Given that a movie does not have the luxury of time to dwell on developing all the details and story arcs, I'd rate a book-based movie on how well it manages to present the essence of the story without compromising on important details.
Based on this criteria, Spielberg's "Ready Player One" is an enjoyable adaptation of the book. As a standalone movie -- for someone who hasn't read the book, it is magnificent cinema. For the readers of the book, although still thoroughly entertaining, some important details not making it into the movie might leave a space for wanting a little more out of it.
The visualized / on-screen world of OASIS is close to the imagined one in the book, albeit slightly less realistic than the picture painted by the book; it works nonetheless. James Halliday's character is well-portrayed; the virtual world is fascinating to experience; the evilness of IOI seeps in successfully; Nolan Sorrento's despicability is preserved; the re-imagined first task is a treat to watch.
The characters' development, and their story arcs, suffer the brunt of time limits, and, consequently, several major events from the book either get completely altered or do not even make it into the movie. For instance:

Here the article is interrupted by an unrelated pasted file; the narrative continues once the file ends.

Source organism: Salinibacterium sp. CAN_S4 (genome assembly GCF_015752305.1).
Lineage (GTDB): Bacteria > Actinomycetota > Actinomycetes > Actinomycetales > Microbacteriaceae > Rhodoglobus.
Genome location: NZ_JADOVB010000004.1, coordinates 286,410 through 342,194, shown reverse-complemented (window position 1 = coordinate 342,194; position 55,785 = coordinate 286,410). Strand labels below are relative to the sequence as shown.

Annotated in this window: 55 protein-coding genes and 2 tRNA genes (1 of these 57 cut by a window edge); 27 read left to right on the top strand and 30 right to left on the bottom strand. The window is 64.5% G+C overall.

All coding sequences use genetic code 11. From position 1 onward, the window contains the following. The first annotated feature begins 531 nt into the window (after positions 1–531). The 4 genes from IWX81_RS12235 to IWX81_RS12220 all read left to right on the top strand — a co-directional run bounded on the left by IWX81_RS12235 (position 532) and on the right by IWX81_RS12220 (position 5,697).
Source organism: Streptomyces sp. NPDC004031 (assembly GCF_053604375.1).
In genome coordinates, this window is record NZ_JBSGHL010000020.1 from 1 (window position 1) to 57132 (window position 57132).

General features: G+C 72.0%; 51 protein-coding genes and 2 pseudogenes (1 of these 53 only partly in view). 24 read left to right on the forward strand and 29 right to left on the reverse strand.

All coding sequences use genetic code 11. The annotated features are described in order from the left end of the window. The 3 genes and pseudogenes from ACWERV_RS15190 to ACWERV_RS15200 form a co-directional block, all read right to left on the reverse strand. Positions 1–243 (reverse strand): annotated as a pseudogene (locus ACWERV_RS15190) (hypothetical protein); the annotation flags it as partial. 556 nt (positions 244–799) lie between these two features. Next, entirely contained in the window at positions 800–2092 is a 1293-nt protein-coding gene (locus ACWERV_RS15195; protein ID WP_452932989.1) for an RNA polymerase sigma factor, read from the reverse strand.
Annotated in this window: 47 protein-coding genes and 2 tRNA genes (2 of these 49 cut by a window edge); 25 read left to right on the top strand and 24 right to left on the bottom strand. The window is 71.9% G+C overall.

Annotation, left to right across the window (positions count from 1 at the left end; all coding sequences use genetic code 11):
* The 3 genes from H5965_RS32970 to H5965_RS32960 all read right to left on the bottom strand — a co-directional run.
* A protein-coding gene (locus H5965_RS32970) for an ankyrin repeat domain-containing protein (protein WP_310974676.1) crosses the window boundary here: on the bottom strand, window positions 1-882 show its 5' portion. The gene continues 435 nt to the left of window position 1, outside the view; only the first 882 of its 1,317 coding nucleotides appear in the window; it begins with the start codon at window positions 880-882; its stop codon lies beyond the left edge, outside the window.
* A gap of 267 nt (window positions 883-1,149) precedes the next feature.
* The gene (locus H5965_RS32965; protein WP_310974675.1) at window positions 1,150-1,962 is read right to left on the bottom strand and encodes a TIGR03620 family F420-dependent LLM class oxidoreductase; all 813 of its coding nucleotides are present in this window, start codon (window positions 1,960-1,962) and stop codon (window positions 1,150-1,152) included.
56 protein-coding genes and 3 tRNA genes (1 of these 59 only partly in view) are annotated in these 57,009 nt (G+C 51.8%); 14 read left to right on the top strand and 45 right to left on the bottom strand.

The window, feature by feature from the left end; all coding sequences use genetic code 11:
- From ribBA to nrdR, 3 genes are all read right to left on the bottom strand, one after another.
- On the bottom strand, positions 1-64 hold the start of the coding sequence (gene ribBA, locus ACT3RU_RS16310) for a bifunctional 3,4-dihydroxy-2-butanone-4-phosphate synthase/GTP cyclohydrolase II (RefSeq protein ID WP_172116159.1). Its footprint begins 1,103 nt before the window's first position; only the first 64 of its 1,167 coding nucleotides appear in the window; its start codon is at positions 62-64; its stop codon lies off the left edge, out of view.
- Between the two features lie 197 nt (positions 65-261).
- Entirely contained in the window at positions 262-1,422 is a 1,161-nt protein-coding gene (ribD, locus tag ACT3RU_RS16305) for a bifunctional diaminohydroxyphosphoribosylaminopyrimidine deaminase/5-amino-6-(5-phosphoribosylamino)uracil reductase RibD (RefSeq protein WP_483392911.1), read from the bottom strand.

- The bonding between Aech and Z (who is supposed to be a school boy) that develops in the chatrooms gets left out, diminishing the impact of reveal of Aech's identity.
- The settings of the tasks, and events that lead to them, are different: there's no build up in the names of Art3mis, Daito, and Sho propping up on the scoreboard being watched by the world.
- The entire arc where Perzival gets a new identity, then is captured by IOI, and placed in those hab-units ( Loyalty Centers ) to work as a tech. support guy; his hacking into IOI's system through the entertainment panel to escape, was completely altered and diluted in the movie.
- Ogden Morrow plays an important role in the book through his interaction with the five characters; whereas he's been reduced to a couple of scenes in the movie.
Despite these, and some other fun bits of left-out details, the movie kept an unrelenting pace, and an engaging narrative from the first- to the last- scene. Probably even worth a second viewing.
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